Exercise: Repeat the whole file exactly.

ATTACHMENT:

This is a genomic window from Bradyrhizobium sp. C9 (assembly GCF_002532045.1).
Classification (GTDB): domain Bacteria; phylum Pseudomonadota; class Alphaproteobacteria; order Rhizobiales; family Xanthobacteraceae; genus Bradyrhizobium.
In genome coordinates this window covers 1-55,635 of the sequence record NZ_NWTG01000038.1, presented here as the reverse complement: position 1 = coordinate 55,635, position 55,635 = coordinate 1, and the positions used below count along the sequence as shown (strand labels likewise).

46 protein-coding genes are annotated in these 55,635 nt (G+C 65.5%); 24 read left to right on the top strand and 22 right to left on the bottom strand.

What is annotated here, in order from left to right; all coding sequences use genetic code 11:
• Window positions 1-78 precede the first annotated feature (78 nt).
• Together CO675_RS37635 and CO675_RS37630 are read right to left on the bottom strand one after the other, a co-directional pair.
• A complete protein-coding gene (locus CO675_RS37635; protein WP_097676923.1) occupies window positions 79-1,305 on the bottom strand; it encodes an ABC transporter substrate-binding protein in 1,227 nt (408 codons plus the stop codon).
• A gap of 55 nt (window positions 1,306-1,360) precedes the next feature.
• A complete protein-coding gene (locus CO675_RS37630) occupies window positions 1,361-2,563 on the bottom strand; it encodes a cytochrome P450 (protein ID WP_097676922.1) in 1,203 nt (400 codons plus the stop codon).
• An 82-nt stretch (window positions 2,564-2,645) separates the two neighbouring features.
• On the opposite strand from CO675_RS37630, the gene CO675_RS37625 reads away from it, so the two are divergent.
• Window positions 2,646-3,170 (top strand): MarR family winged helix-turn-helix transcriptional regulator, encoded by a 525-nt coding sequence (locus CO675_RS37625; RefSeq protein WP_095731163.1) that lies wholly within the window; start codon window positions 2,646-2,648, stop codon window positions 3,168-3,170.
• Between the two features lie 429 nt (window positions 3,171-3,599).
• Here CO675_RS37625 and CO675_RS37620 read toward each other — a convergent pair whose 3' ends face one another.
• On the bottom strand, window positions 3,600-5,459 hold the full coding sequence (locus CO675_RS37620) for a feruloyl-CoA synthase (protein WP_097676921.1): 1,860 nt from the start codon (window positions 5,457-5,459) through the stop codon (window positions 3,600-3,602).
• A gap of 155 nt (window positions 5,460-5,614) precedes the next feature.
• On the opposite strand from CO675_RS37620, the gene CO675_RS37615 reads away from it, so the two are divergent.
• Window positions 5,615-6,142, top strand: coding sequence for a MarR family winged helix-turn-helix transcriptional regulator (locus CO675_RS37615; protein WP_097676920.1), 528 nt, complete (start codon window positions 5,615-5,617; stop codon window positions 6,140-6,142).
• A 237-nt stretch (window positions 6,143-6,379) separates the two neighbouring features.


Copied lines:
This is a genomic window from Bradyrhizobium sp. C9 (assembly GCF_002532045.1).
Classification (GTDB): domain Bacteria; phylum Pseudomonadota; class Alphaproteobacteria; order Rhizobiales; family Xanthobacteraceae; genus Bradyrhizobium.
In genome coordinates this window covers 1-55,635 of the sequence record NZ_NWTG01000038.1, presented here as the reverse complement: position 1 = coordinate 55,635, position 55,635 = coordinate 1, and the positions used below count along the sequence as shown (strand labels likewise).

46 protein-coding genes are annotated in these 55,635 nt (G+C 65.5%); 24 read left to right on the top strand and 22 right to left on the bottom strand.

What is annotated here, in order from left to right; all coding sequences use genetic code 11:
• Window positions 1-78 precede the first annotated feature (78 nt).
• Together CO675_RS37635 and CO675_RS37630 are read right to left on the bottom strand one after the other, a co-directional pair.
• A complete protein-coding gene (locus CO675_RS37635; protein WP_097676923.1) occupies window positions 79-1,305 on the bottom strand; it encodes an ABC transporter substrate-binding protein in 1,227 nt (408 codons plus the stop codon).
• A gap of 55 nt (window positions 1,306-1,360) precedes the next feature.
• A complete protein-coding gene (locus CO675_RS37630) occupies window positions 1,361-2,563 on the bottom strand; it encodes a cytochrome P450 (protein ID WP_097676922.1) in 1,203 nt (400 codons plus the stop codon).
• An 82-nt stretch (window positions 2,564-2,645) separates the two neighbouring features.
• On the opposite strand from CO675_RS37630, the gene CO675_RS37625 reads away from it, so the two are divergent.
• Window positions 2,646-3,170 (top strand): MarR family winged helix-turn-helix transcriptional regulator, encoded by a 525-nt coding sequence (locus CO675_RS37625; RefSeq protein WP_095731163.1) that lies wholly within the window; start codon window positions 2,646-2,648, stop codon window positions 3,168-3,170.
• Between the two features lie 429 nt (window positions 3,171-3,599).
• Here CO675_RS37625 and CO675_RS37620 read toward each other — a convergent pair whose 3' ends face one another.
• On the bottom strand, window positions 3,600-5,459 hold the full coding sequence (locus CO675_RS37620) for a feruloyl-CoA synthase (protein WP_097676921.1): 1,860 nt from the start codon (window positions 5,457-5,459) through the stop codon (window positions 3,600-3,602).
• A gap of 155 nt (window positions 5,460-5,614) precedes the next feature.
• On the opposite strand from CO675_RS37620, the gene CO675_RS37615 reads away from it, so the two are divergent.
• Window positions 5,615-6,142, top strand: coding sequence for a MarR family winged helix-turn-helix transcriptional regulator (locus CO675_RS37615; protein WP_097676920.1), 528 nt, complete (start codon window positions 5,615-5,617; stop codon window positions 6,140-6,142).
• A 237-nt stretch (window positions 6,143-6,379) separates the two neighbouring features.